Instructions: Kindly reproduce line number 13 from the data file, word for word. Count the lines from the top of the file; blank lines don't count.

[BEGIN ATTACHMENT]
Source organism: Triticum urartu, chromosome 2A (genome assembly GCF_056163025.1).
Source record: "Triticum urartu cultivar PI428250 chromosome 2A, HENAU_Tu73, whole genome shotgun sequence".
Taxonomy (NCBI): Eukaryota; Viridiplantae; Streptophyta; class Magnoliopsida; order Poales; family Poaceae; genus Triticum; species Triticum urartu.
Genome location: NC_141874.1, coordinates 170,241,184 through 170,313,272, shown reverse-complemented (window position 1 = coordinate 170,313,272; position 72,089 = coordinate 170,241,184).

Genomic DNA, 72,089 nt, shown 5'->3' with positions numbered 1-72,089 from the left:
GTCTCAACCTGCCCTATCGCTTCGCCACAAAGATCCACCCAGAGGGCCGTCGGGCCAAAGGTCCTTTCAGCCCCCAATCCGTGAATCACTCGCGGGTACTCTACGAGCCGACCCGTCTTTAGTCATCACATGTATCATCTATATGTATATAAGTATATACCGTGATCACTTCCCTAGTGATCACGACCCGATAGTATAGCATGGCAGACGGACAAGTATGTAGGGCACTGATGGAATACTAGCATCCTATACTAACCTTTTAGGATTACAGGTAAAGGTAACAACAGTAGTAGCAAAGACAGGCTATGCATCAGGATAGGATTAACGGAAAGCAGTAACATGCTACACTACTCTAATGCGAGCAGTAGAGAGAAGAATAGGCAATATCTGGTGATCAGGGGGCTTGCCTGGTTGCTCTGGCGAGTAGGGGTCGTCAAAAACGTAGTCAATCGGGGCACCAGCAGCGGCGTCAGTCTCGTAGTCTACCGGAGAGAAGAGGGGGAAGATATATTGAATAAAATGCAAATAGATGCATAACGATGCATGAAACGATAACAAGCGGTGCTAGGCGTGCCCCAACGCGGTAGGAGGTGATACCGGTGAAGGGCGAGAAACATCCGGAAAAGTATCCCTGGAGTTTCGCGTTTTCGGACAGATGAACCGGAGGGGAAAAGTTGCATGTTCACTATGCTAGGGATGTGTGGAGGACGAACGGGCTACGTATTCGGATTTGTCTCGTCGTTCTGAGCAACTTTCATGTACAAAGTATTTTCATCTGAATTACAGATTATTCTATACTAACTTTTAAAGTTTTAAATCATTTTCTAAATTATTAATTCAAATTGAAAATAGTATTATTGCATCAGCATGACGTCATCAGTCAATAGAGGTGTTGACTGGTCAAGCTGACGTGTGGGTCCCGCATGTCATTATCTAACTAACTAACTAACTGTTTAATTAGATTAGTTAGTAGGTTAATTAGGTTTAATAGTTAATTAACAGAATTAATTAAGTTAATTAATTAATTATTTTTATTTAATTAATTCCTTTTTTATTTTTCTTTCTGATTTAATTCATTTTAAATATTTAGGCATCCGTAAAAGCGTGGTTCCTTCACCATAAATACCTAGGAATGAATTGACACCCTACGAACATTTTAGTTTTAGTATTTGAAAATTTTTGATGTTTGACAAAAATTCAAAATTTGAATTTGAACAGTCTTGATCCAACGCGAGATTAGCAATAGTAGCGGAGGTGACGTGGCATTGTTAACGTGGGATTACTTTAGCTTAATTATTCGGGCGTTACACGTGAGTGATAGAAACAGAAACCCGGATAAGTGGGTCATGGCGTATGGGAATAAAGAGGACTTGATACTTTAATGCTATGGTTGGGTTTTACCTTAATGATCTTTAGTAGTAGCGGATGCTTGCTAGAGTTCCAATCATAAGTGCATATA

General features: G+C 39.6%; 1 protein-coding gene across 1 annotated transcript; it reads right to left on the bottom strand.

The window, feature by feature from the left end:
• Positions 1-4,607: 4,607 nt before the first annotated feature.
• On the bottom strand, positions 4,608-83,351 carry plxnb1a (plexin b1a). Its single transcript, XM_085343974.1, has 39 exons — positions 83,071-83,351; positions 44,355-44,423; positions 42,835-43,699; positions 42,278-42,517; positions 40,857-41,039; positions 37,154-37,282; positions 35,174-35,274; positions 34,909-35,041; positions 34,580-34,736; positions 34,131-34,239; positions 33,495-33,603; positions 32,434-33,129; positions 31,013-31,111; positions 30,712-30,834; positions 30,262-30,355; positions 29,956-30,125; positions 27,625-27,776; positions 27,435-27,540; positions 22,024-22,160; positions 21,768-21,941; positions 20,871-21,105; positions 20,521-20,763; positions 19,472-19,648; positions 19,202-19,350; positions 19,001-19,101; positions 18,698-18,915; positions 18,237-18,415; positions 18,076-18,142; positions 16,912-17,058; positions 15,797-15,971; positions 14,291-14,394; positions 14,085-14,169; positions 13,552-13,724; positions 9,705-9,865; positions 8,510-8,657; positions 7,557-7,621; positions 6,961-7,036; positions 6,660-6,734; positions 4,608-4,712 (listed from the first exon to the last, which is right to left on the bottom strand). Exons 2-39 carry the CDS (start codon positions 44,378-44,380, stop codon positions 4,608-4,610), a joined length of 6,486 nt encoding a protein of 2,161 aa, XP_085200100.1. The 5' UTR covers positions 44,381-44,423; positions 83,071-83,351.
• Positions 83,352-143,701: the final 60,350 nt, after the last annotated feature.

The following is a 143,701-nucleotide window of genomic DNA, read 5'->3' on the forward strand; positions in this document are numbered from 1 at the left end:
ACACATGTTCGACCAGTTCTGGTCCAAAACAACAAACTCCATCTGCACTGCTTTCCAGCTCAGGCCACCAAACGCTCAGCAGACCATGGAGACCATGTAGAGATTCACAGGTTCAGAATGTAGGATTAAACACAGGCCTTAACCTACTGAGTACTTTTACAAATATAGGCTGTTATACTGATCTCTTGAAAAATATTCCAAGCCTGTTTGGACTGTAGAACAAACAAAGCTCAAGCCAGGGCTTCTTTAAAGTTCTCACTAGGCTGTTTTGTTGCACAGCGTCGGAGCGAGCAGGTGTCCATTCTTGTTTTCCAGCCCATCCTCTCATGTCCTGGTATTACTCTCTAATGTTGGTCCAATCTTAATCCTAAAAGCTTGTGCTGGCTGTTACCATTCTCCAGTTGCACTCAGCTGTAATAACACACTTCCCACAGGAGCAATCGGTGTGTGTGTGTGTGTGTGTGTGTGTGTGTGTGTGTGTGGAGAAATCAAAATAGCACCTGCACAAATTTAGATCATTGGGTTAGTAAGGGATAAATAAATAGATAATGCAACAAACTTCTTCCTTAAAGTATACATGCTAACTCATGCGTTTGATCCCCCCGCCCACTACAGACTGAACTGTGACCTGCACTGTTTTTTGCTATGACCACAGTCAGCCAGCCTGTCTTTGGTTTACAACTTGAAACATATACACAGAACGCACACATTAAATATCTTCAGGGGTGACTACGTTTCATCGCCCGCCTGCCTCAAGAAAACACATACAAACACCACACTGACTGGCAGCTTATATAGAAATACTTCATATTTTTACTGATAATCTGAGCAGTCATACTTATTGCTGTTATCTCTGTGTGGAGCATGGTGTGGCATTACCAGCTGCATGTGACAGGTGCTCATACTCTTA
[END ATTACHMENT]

ACACATGTTCGACCAGTTCTGGTCCAAAACAACAAACTCCATCTGCACTGCTTTCCAGCTCAGGCCACCAAACGCTCAGCAGACCATGGAGACCATGTAGAGATTCACAGGTTCAGAATGTAGGATTAAACACAGGCCTTAACCTACTGAGTACTTTTACAAATATAGGCTGTTATACTGATCTCTTGAAAAATATTCCAAGCCTGTTTGGACTGTAGAACAAACAAAGCTCAAGCCAGGGCTTCTTTAAAGTTCTCACTAGGCTGTTTTGTTGCACAGCGTCGGAGCGAGCAGGTGTCCATTCTTGTTTTCCAGCCCATCCTCTCATGTCCTGGTATTACTCTCTAATGTTGGTCCAATCTTAATCCTAAAAGCTTGTGCTGGCTGTTACCATTCTCCAGTTGCACTCAGCTGTAATAACACACTTCCCACAGGAGCAATCGGTGTGTGTGTGTGTGTGTGTGTGTGTGTGTGTGTGTGTGGAGAAATCAAAATAGCACCTGCACAAATTTAGATCATTGGGTTAGTAAGGGATAAATAAATAGATAATGCAACAAACTTCTTCCTTAAAGTATACATGCTAACTCATGCGTTTGATCCCCCCGCCCACTACAGACTGAACTGTGACCTGCACTGTTTTTTGCTATGACCACAGTCAGCCAGCCTGTCTTTGGTTTACAACTTGAAACATATACACAGAACGCACACATTAAATATCTTCAGGGGTGACTACGTTTCATCGCCCGCCTGCCTCAAGAAAACACATACAAACACCACACTGACTGGCAGCTTATATAGAAATACTTCATATTTTTACTGATAATCTGAGCAGTCATACTTATTGCTGTTATCTCTGTGTGGAGCATGGTGTGGCATTACCAGCTGCATGTGACAGGTGCTCATACTCTTA